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Math Help - L'Hopital's Rule...!

  1. #1
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    L'Hopital's Rule...!

    Determine if L'Hopital's rule applies in each case. Select all that apply.

    lim_y-->0 3^y/y^2

    lim_x-->pi (sin(3x))/(x-pi)

    lim_t-->0 (t^2+3t)/(cosh(t)-1)

    lim_z-->0 (e^(2z)-1)/e^z

    lim_theta-->0 (arctan(theta))/(3(theta))

    lim_x-->infinity (e^(-x))/(1+ln(x))

    lim_x-->0+ (cot(x))/(ln(x))

    lim_t-->infinity (ln(t))^2/t

    we haven't exactly gone over L'Hopital's rule yet, but im tryin to do it early, any help on how you can tell whether the rule will work or not, thanks...

    mathete
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  2. #2
    Junior Member teuthid's Avatar
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    l'hospital's rule:

    if:
    \lim f(x) =0\  and\  \lim g(x) =0

    or if:
    \left| \lim f(x) \right| =\infty\  and\  \left| \lim g(x) \right| =\infty

    then:
    \lim \frac{f(x)}{g(x)}=\lim \frac{f'(x)}{g'(x)}

    For your questions, just make sure that the limits of the quotients are of the forms \frac{0}{0} or \frac{\infty}{\infty} as described above.
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  3. #3
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    ok, so does that just mean that the if the limit of some function is 0 or infinity then l'hopital's rule applies?
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  4. #4
    Junior Member teuthid's Avatar
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    Not quite, it requires that the limit of the quotient of functions (you'll notice that all your examples are in or can be written in the form \frac{f(x)}{g(x)}) must be one of the indeterminate forms: \frac{0}{0} or \frac{\infty}{\infty} (0r -\frac{\infty}{\infty}). If the limit of the quotient were \frac{0}{\infty}, or \infty or 2 or anything else, then L'hospital does not apply.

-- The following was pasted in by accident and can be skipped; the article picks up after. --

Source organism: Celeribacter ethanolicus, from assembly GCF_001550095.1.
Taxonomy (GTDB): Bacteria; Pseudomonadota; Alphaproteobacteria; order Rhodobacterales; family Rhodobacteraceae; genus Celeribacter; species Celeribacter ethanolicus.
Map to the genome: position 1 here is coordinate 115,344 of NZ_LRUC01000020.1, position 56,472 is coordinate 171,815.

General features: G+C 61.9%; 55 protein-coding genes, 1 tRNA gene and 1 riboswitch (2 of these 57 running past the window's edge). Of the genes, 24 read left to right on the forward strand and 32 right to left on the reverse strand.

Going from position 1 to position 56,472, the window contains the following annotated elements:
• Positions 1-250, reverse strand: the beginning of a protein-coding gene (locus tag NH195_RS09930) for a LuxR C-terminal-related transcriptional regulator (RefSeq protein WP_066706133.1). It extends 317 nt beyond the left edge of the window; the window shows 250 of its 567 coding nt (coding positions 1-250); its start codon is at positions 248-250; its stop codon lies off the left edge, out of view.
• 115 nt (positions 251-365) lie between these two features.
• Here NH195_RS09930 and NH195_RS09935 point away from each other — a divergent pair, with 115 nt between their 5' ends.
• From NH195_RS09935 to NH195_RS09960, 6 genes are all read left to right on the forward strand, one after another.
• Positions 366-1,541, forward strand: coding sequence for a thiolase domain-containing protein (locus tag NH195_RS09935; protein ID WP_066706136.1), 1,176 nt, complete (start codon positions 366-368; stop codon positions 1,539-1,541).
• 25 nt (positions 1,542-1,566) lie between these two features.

Last edited by teuthid; April 3rd 2008 at 10:31 AM. Reason: ammendment
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  5. #5
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    OK, do you think you could show me an example of one of the ones that i put up there...that would help, thanks
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  6. #6
    Junior Member teuthid's Avatar
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    maybe this will clear things up...



    \lim_{x\rightarrow 0} \left(\frac{t^2+3t}{\cosh(t)-1}\right)=\frac{\lim_{x\rightarrow 0} (t^2+3t)}{\lim_{x\rightarrow 0}(\cosh(t)-1)}=\frac{0}{0}\Rightarrow L'Hospital's law applies



    \lim_{x\rightarrow 0^{+}} \left(\frac{\cot(x)}{\ln(x)}\right)=\frac{\lim_{x\  rightarrow 0^{+}}(\cot x)}{\lim_{x\rightarrow 0^{+}}(\ln x)}=\frac{\infty}{-\infty}\Rightarrow L'Hospital's law applies



    \lim_{x\rightarrow \infty} \left(\frac{e^{-x}}{1+\ln x}\right)=\frac{\lim_{x\rightarrow \infty} e^{-x}}{\lim_{x\rightarrow \infty} 1+\ln x}=<br />
\frac{0}{\infty}\Rightarrow L'Hospital's law does not apply
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  7. #7
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    Hello, mathlete!

    ok, so does that just mean that the if the limit of some function
    is 0 or infinity then l'hopital's rule applies?
    I wouldn't put it quite like that . . .

    If the limit (as written) is an indeterminate form, then L'Hopital applies.


    There are several indeterminate forms.

    The two basic forms are: . \frac{0}{0}\text{ and }\frac{\infty}{\infty} . . . and L'Hopital can be applied.

    There are other indeterminate forms: . \infty - \infty,\;0^0,\;0^{\infty},\;\infty^0,\;1^{\infty}, \;\hdots
    Often these can be transformed into one of the two basic forms,
    . . then L'Hopital can be used.

    ~ ~ ~ ~ ~ ~ ~ ~ ~ ~ ~ ~ ~ ~ ~ ~ ~ ~ ~ ~ ~ ~ ~ ~ ~ ~ ~ ~ ~ ~

    1)\;\;\lim_{y\to0}\frac{3^y}{y^2} \;=\;\frac{3^0}{0^2} \;=\;\frac{1}{0} . . . not indeterminate

    2)\;\;\lim_{x\to\pi}\frac{\sin(3x)}{x-\pi} \;=\;\frac{\sin(3\pi)}{\pi-\pi} \;=\;\frac{0}{0} . . . yes, indeterminate!

    3)\;\;\lim_{t\to0} \frac{t^2+3t}{\cosh t - 1} \;=\;\frac{0^2 + 3(0)}{\cosh(0) - 1} \;=\;\frac{0+0}{1-1} \;=\;\frac{0}{0} . . . yes, indeterminate!

    4)\;\;\lim_{z\to0}\frac{e^{2x}-1}{e^x} \;=\;\frac{e^0-1}{e^0} \;=\;\frac{1-1}{1} \;=\;\frac{0}{1} \;=\;0 . . . not indeterminate


    Get the idea?

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